Geodetic datums, or geodetic systems, are often used by proptechs. Here is a rundown of everything you need to know about the different geodetic datums we use and reference in Australia.

What is a geodetic datum?

A geodetic datum is a set of reference points and parameters used to define the shape and orientation of the Earth’s surface for mapping and surveying purposes. It provides a coordinate system that allows locations on the Earth’s surface to be accurately described and located. In Australia, we use Geodetic Datum of Australia 1994(DA94) and Geodetic Datum of Australia 2020 (GDA2020).

History of Australia’s geodetic datums

Prior to GDA94, Australian surveyors primarily used the Australian Geodetic Datum 1966 (AGD66), which was based on a network of ground-based survey points and astronomical observations.

AGD66 was the standard datum used for mapping and surveying in Australia for several decades until it was superseded by GDA94 in the 1990s.

The decision to switch to GDA94 was driven by the need for a more accurate and up-to-date geodetic datum that could take advantage of advances in geospatial technology such as GPS. AGD66 was also affected by tectonic movements and other changes in the Earth’s surface, which made it increasingly difficult to use for accurate positioning and navigation.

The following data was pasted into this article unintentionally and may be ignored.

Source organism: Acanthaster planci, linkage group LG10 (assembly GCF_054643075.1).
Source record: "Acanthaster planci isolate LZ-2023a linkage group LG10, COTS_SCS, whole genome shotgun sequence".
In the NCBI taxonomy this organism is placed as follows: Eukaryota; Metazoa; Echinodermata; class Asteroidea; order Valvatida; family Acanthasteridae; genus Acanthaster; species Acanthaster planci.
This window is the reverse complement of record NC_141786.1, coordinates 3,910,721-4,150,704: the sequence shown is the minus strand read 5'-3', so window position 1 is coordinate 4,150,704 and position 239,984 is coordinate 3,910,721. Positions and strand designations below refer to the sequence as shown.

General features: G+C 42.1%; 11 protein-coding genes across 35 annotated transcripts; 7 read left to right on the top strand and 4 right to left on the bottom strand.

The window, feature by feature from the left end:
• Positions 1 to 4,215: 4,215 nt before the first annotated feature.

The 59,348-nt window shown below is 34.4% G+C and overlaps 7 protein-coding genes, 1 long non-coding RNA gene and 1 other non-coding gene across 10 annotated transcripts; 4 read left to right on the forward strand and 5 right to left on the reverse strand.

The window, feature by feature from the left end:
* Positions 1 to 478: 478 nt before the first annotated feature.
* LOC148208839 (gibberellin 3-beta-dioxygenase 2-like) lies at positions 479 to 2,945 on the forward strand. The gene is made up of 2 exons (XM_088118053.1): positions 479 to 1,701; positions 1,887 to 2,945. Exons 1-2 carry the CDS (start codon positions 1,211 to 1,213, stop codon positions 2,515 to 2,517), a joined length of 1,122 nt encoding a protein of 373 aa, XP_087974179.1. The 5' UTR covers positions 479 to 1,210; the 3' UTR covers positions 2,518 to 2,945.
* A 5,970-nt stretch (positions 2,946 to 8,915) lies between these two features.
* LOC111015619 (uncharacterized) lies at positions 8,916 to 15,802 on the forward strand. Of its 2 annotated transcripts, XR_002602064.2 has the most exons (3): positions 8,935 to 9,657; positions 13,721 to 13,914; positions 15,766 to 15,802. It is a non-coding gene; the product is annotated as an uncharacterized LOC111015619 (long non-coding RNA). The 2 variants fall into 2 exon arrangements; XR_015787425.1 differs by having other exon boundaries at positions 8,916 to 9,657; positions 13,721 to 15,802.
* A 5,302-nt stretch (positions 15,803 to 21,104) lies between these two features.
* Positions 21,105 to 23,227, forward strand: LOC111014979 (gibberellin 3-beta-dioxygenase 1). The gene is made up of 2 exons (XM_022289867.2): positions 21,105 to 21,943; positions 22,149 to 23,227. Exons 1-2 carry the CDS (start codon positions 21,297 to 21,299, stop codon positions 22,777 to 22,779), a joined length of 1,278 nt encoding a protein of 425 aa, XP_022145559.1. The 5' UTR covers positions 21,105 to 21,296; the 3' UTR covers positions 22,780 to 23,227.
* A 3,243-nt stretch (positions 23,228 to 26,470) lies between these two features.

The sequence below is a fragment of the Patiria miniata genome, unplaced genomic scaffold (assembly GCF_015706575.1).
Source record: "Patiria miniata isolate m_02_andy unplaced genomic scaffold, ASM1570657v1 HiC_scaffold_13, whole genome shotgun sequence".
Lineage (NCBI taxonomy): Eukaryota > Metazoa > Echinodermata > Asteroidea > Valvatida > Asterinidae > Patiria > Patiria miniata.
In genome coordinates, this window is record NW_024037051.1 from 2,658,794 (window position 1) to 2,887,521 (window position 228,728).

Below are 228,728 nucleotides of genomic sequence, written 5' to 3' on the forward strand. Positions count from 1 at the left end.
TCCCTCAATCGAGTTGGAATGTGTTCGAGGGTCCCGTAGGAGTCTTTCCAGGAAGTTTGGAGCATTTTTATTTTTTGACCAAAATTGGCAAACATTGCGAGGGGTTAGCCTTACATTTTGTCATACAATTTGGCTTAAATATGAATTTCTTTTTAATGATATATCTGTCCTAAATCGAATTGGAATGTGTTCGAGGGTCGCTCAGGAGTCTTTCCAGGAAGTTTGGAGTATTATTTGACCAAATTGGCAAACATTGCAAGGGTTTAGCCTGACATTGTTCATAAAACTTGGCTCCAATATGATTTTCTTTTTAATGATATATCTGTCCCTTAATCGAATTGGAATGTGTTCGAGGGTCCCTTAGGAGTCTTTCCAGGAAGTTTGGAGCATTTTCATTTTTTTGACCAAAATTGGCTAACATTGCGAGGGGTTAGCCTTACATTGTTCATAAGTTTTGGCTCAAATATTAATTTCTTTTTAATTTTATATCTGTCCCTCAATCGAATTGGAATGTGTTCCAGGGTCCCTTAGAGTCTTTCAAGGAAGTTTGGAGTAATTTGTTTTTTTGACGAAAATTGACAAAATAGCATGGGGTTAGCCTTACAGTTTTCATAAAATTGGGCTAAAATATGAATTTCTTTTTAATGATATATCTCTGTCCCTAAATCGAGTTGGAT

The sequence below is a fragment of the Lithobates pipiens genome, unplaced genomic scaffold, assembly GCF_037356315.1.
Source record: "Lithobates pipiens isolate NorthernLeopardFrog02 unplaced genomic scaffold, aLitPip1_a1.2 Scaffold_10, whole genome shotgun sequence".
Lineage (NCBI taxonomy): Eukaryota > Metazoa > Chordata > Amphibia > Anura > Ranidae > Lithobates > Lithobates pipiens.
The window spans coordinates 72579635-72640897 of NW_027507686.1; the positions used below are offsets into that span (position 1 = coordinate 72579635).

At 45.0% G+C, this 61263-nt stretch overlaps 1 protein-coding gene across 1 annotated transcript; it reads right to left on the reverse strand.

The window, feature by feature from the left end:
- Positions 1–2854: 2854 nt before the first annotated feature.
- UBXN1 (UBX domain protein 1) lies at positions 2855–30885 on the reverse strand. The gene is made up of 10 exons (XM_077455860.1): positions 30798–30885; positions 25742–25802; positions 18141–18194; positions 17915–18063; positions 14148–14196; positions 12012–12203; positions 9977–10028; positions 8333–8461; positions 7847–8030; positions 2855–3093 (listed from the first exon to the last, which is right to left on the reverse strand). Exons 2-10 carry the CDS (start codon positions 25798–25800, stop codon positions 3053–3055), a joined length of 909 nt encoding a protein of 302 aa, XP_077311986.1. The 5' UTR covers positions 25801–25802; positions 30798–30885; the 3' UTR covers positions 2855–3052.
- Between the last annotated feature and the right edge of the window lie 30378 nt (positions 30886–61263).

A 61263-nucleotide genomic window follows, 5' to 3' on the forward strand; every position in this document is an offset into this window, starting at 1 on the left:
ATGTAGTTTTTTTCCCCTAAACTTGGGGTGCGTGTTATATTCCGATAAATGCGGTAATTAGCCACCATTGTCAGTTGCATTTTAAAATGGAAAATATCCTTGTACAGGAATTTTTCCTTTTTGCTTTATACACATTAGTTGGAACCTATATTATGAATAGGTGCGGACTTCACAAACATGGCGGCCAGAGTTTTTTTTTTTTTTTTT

GDA94 (Geocentric Datum of Australia 1994) was the geodetic datum used in Australia from 1994. Based on a mathematical model of the Earth’s surface defined using measurements from a network of ground-based survey points, and used as the standard datum for mapping and surveying in Australia.

Now, GDA2020 (Geocentric Datum of Australia 2020) is the current geodetic datum used in Australia. It was introduced in 2017 to replace GDA94 and is based on more recent measurements of the Earth’s surface using advanced satellite and ground-based technology.

GDA2020 provides a more accurate representation of the Earth’s surface than GDA94, and is designed to be compatible with global positioning systems (GPS) and other modern geospatial technologies.

Even though AGD66, and to some extent GDA94, are no longer the primary datums used in Australia, it’s still important to maintain historical data that was referenced to this datum. It is possible to transform data from AGD66 to GDA94 or GDA2020 using appropriate transformation parameters to ensure compatibility and accuracy when comparing or integrating data from different sources.

Conversions between geodetic datums

Conversions between AGD66 and GDA94 are not 100% accurate, because the two datums are based on different mathematical models of the Earth’s surface with different reference points and parameters.

To convert data from AGD66 to GDA94 (or vice versa), a mathematical transformation must be applied that takes the differences between the two datums into account. This transformation involves adjusting the latitude, longitude, and height values of the data to align with the new datum.